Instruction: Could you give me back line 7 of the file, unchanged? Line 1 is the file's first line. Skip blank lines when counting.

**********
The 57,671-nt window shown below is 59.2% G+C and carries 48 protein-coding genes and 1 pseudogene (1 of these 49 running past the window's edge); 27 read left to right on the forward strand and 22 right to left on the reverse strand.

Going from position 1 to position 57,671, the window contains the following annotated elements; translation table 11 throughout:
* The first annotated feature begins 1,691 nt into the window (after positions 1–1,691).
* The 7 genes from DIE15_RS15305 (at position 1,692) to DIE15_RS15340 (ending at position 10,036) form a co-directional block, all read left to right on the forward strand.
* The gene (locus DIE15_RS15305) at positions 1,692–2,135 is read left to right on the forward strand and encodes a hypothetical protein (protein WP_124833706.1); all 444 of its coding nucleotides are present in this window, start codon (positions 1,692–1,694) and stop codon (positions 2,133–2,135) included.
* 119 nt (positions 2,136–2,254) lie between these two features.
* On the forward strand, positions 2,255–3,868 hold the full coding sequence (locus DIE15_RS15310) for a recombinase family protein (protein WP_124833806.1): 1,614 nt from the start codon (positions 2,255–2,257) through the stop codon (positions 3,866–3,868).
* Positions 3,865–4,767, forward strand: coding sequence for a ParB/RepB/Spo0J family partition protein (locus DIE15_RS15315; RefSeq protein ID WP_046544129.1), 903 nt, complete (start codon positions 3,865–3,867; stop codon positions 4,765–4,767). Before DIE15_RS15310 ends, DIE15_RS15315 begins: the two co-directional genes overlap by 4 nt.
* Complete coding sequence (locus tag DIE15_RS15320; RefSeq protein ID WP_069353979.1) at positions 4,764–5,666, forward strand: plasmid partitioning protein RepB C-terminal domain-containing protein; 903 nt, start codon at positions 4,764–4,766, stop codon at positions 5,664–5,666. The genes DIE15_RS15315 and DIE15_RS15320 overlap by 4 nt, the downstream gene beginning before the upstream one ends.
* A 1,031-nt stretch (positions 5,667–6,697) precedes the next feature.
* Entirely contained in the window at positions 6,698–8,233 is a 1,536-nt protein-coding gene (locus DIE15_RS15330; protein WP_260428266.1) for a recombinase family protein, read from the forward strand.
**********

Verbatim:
* On the forward strand, positions 2,255–3,868 hold the full coding sequence (locus DIE15_RS15310) for a recombinase family protein (protein WP_124833806.1): 1,614 nt from the start codon (positions 2,255–2,257) through the stop codon (positions 3,866–3,868).